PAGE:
Education and Experience — Robin is a Certified Nurse Midwife (CNM). She graduated from Columbia University with a bachelor’s degree in nursing 1977, and from SUNY Downstate Midwifery School in 1985. Through her years as a labor and delivery nurse at White Plains Hospital, her early contacts with pioneers in obstetrics as well as her own experience as a midwife, Robin has witnessed, and contributed to, profound advancements in how women give birth.
The move to Full Circle Women’s Health in 2005 brought her back to the kind of practice which she loves – a space where women can be heard.
Areas of Interest — I have always been attracted to teens and their needs as well as the needs and concerns of menopausal women. This has lead to an increased interest in bioidentical hormone therapy as well as other integrative therapies. Knitting has always been a source of meditation and helps me develop patience.
My Path to Midwifery — In the fifth grade I attempted to take out a book that had fascinated me during library period. The librarian quietly refused to let me check out the book until I had my mother’s permission. The book was about human reproduction. My mother happily signed the permission slip, and my interest turned into a lifelong passion.
I have always found birth, and all the emotions and stories around it, fascinating. My first personal experience with pregnancy and birth was with an older friend when I was a teenager. Somehow I knew that this was where I was supposed to be. All through high school I volunteered on the postpartum unit and learned as much as I could from the nurses. While studying at Syracuse University I met a midwife who shared her story with a group of fledgling nursing students and I began to understand how I could achieve my dream of being with women at birth. After transferring to Columbia University, I began to witness a developing phenomenon of dads and midwives attending births. The first birth I attended while in nursing school was with a midwife, Joyce Beebe Thompson (who would later go on to be president of the American College of Nurse-Midwives), and I was awestruck by the experience – a difficult birth which she handled with confidence all the while encouraging the mother to succeed. After that I spent every moment that I was allowed in labor and delivery.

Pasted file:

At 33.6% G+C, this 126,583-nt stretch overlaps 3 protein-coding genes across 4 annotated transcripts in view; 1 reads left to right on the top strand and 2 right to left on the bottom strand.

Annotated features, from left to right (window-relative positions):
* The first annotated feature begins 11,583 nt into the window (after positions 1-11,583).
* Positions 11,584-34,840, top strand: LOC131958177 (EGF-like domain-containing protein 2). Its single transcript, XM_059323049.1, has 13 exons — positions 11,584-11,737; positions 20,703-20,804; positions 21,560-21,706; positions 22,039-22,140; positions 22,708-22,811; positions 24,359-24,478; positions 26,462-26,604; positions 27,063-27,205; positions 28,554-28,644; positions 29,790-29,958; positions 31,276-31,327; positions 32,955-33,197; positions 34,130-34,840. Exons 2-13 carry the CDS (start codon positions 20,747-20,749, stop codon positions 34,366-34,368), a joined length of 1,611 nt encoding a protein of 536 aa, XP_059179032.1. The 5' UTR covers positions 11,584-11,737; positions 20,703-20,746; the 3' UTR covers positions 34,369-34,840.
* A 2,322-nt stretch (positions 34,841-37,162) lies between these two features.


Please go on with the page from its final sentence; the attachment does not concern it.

As a labor and delivery nurse at White Plains Hospital I gained first hand experience with the best and the worst that obstetrics had to offer, and each chapter led me closer to my own career goal of being a midwife.
Early on, Marjorie Karmel’s groundbreaking book, “Thank You Dr. Lamaze” had opened my eyes to the potential that early preparation had in helping women to fully experience the birth of their children. Childbirth classes were beginning to empower a new generation to demand conscious participation in their birth. A group of women from different walks of life banded together to develop a new kind of childbirth class with CEA of Westchester to offer classes which were full of information to help couples make informed choices about their prenatal care and birth. This was the experience I wanted in my own life. I met and spoke with Michel Odent, an early advocate for women in birth, when he came to America to share his quiet calm for births. When I became pregnant with my first daughter I sought out Therese Dondero and Nancy DeVore, pioneers in midwifery, to help us have the birth I had read about and witnessed. Therese left during the pregnancy to give birth to another practice at North Central Bronx Hospital, but Nancy and her new partner Celia taught me the essence of patient advocacy during my birth experience.